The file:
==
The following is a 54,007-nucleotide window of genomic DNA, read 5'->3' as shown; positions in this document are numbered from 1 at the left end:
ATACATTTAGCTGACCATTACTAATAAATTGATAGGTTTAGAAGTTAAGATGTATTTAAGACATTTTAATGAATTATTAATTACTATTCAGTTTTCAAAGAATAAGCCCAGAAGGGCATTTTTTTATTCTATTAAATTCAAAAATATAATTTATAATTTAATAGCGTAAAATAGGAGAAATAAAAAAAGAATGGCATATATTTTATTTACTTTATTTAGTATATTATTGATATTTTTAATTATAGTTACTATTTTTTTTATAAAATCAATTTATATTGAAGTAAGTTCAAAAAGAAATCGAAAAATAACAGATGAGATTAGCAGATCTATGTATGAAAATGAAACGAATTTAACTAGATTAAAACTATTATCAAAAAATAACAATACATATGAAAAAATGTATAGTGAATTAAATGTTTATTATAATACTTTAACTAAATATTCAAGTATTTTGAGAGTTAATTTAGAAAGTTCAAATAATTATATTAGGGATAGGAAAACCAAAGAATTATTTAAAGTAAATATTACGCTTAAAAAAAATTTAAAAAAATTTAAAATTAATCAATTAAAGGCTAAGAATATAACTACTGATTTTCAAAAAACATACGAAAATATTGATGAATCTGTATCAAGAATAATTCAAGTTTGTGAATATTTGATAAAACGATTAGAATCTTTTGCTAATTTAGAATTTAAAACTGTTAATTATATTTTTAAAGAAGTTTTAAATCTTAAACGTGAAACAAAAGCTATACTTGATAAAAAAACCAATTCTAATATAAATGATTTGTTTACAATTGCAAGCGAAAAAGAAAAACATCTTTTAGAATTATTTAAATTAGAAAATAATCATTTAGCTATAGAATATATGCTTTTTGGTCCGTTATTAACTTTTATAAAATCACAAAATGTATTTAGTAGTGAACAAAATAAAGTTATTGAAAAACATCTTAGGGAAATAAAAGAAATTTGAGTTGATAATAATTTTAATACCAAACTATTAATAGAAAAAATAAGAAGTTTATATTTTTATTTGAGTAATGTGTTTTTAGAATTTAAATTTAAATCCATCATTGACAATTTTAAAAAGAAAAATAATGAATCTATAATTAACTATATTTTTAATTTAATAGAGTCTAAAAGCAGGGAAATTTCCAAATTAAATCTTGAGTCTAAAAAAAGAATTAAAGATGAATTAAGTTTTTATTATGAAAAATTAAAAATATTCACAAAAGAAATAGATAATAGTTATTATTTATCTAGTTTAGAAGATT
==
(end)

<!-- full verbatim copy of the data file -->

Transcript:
The following is a 54,007-nucleotide window of genomic DNA, read 5'->3' as shown; positions in this document are numbered from 1 at the left end:
ATACATTTAGCTGACCATTACTAATAAATTGATAGGTTTAGAAGTTAAGATGTATTTAAGACATTTTAATGAATTATTAATTACTATTCAGTTTTCAAAGAATAAGCCCAGAAGGGCATTTTTTTATTCTATTAAATTCAAAAATATAATTTATAATTTAATAGCGTAAAATAGGAGAAATAAAAAAAGAATGGCATATATTTTATTTACTTTATTTAGTATATTATTGATATTTTTAATTATAGTTACTATTTTTTTTATAAAATCAATTTATATTGAAGTAAGTTCAAAAAGAAATCGAAAAATAACAGATGAGATTAGCAGATCTATGTATGAAAATGAAACGAATTTAACTAGATTAAAACTATTATCAAAAAATAACAATACATATGAAAAAATGTATAGTGAATTAAATGTTTATTATAATACTTTAACTAAATATTCAAGTATTTTGAGAGTTAATTTAGAAAGTTCAAATAATTATATTAGGGATAGGAAAACCAAAGAATTATTTAAAGTAAATATTACGCTTAAAAAAAATTTAAAAAAATTTAAAATTAATCAATTAAAGGCTAAGAATATAACTACTGATTTTCAAAAAACATACGAAAATATTGATGAATCTGTATCAAGAATAATTCAAGTTTGTGAATATTTGATAAAACGATTAGAATCTTTTGCTAATTTAGAATTTAAAACTGTTAATTATATTTTTAAAGAAGTTTTAAATCTTAAACGTGAAACAAAAGCTATACTTGATAAAAAAACCAATTCTAATATAAATGATTTGTTTACAATTGCAAGCGAAAAAGAAAAACATCTTTTAGAATTATTTAAATTAGAAAATAATCATTTAGCTATAGAATATATGCTTTTTGGTCCGTTATTAACTTTTATAAAATCACAAAATGTATTTAGTAGTGAACAAAATAAAGTTATTGAAAAACATCTTAGGGAAATAAAAGAAATTTGAGTTGATAATAATTTTAATACCAAACTATTAATAGAAAAAATAAGAAGTTTATATTTTTATTTGAGTAATGTGTTTTTAGAATTTAAATTTAAATCCATCATTGACAATTTTAAAAAGAAAAATAATGAATCTATAATTAACTATATTTTTAATTTAATAGAGTCTAAAAGCAGGGAAATTTCCAAATTAAATCTTGAGTCTAAAAAAAGAATTAAAGATGAATTAAGTTTTTATTATGAAAAATTAAAAATATTCACAAAAGAAATAGATAATAGTTATTATTTATCTAGTTTAGAAGATT